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As part of the Drinking Water and Health pages, this fact sheet is part of a larger publication:
National Primary Drinking Water Regulations
DEHP is the most commonly used of a group of related chemicals called phthalates or phthalic acid esters.The greatest use of DEHP is as a plasticizer for polyvinylchloride (PVC) and other polymers including rubber, cellulose and styrene. A number of packaging materials and tubings used in the production of foods and beverages are polyvinyl chloride contaminated with phthalic acid esters, primarily DEHP.
It is also used widely in insect repellant formulations cosmetics, rubbing alcohol, liquid soap, detergents, decorative inks, lacquers, munitions, industrial and lubricating oils, defoaming agents during paper and paperboard manufactures, and as pesticide carriers, in photographic film, wire and cable, adhesives, as an organic vacuum pump fluid, a dielectric in capacitators.
Production of DEHP increased during the 1980s, from 251 million lbs in 1982 to over 286 million lbs. in 1986, with imports of 6 million lbs. In 1986, it was estimated that industries consumed DEHP as follows: plasticizer for polyvinyl chloride, 95%; other uses, 5%.
DEHP is used in large quantities, primarily as a plasticizer for polyvinyl chloride and other polymeric materials. Disposal of these products (incineration, landfill, etc) will result in the release of DEHP into the environment. DEHP has been detected in the effluent of numerous industrial plants.
From 1987 to 1993, according to EPA's Toxic Chemical Release Inventory, DEHP releases to land and water totalled over 500,000 lbs., of which about 95 percent was to land. These releases were primarily from rubber and plastic hose industries . The largest releases (10% or more of the total) occurred in Wisconsin and Tennessee.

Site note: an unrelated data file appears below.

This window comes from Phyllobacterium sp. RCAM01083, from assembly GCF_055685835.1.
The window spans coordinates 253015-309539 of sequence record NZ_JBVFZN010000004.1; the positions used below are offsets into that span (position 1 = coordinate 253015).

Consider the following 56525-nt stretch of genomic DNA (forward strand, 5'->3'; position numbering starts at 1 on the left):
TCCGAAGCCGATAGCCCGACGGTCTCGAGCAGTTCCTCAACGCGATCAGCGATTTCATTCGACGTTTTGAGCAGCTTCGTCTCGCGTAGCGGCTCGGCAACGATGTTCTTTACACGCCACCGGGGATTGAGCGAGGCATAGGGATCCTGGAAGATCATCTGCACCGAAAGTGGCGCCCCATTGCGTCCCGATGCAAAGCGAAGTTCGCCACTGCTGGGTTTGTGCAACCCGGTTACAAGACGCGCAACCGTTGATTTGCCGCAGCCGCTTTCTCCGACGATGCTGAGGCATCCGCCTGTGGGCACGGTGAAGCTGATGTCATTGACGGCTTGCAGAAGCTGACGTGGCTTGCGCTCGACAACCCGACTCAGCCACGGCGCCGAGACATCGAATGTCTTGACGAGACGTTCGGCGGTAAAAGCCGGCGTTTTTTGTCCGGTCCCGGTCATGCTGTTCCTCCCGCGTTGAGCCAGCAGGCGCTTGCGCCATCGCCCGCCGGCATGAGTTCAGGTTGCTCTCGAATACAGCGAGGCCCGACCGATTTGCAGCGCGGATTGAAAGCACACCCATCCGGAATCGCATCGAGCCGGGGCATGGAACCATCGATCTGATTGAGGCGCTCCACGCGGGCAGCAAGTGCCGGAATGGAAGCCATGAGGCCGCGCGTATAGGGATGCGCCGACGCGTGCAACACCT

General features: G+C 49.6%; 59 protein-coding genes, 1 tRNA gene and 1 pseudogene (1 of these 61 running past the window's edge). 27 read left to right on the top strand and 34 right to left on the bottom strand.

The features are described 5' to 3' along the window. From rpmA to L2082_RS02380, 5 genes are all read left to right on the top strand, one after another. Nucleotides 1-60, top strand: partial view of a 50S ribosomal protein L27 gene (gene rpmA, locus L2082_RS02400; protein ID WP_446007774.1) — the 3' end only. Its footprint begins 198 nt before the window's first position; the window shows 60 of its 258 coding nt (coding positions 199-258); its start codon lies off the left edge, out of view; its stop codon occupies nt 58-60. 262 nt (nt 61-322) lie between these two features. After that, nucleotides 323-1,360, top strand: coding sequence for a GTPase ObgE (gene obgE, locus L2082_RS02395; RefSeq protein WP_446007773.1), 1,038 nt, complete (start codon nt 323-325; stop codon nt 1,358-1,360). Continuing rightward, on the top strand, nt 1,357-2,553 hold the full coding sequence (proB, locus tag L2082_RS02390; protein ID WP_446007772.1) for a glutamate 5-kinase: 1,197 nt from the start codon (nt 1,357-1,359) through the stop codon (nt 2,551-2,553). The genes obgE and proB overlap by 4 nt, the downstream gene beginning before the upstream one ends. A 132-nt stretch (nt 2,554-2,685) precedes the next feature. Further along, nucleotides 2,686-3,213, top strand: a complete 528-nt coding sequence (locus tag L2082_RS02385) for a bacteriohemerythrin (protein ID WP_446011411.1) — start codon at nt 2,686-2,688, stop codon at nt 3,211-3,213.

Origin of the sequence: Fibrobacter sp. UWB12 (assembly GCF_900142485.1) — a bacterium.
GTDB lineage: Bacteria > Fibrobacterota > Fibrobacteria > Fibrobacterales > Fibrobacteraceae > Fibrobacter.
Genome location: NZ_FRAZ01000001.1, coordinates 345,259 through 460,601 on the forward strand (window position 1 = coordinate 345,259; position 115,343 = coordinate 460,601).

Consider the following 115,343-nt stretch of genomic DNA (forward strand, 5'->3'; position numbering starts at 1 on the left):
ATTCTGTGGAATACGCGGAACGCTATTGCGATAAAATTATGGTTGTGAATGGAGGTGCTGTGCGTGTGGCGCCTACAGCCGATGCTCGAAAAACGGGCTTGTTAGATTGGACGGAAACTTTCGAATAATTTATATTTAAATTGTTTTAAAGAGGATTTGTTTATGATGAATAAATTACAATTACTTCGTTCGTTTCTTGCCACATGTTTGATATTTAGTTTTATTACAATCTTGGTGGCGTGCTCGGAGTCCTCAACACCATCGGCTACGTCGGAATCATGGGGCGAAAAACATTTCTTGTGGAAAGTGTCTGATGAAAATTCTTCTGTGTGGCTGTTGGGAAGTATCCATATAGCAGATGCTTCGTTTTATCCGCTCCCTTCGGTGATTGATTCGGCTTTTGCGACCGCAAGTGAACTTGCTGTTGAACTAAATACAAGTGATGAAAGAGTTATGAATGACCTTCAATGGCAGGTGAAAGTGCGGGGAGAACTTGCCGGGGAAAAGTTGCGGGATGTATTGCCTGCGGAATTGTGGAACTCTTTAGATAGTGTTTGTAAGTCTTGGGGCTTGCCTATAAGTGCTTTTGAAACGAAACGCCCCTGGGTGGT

DEHP released to soil will neither evaporate nor leach into groundwater. DEHP has a strong tendency to adsorb to soil and sediments. Calculated log Koc values of 4 to 5 have been reported. Experimental evidence demonstrates strong partitioning to clays and sediments (log K= 4-5). Limited data is available to suggest that it may biodegrade in soil under aerobic conditions following acclimation.
DEHP released to water systems will biodegrade fairly rapidly (half-life 2-3 weeks) following a period of acclimation. It will also strongly adsorb to sediments (log Koc 4 to 5). Evaporation and hydrolysis are not significant aquatic processes.
Atmospheric DEHP will be carried long distances and be removed by rain.
DEHP does have a tendency to bioconcentrate in aquatic organisms; the experimental BCF values range from a log of 2 to 4 in fish and invertebrates. In fathead minnows the log BCF was 2.93; in bluegill sunfish it was 2.06 .
Human exposure will occur in occupational settings and from air, from consumption of drinking water, food (especially fish etc, where bioconcentration can occur) and food wrapped in PVC, as well as during blood transfusions from PVC blood bags.
Chemical/ Physical Properties
CAS Number: 117-81-7
Color/ Form/Odor: Colorless oily liquid
M.P.: -50 C B.P.: 230 C (5 mm Hg)
Vapor Pressure: 1.32 mm Hg at 200 C
Octanol/Water Partition (Kow): Log Kow = 4.89
Density/Spec. Grav.: 0.99 at 20 C
Solubility: 0.285 mg/L of water at 24 C; Slightly soluble in water
Soil sorption coefficient: Log Koc measured at 4 to 5; low mobility in soil
Odor/Taste Thresholds: N/A
Bioconcentration Factor: Log BCF =2 to 4 in fish; expected to bioconcentrate in aquatic organisms.
Henry's Law Coefficient: 1x10-4 atm-cu m/mole
Trade Names/Synonyms: DEHP; Bis(2-ethylhexyl)-phthalate; BEHP; Dioctyl phthalate; Pittsburgh PX-138; Platinol AH; RC Plasticizer DOP; Reomol D79P; Sicol 150; Staflex DOP; Truflex DOP; Vestinol AH; Vinicizer 80; Palatinol AH; Hercoflex 260; Kodaflex DOP; Mollan O; Nuoplaz DOP; Octoil; Eviplast 80; Fleximel; Flexol DOP; Good-rite GP264; Hatcol DOP; Ergoplast FDO; DAF 68; Bisoflex 81
Other Regulatory Information
Monitoring For Ground/Surface Water Sources:
Treatment- Best Available Technologies:
Toxic Release Inventory - Releases to Water and Land, 1987 to 1993 (in pounds):
* Water/Land totals only include facilities with releases greater than 100 lbs.
For Additional Information:
EPA can provide further regulatory and other general information:
Other sources of toxicological and environmental fate data include:
Revised January 27, 1998
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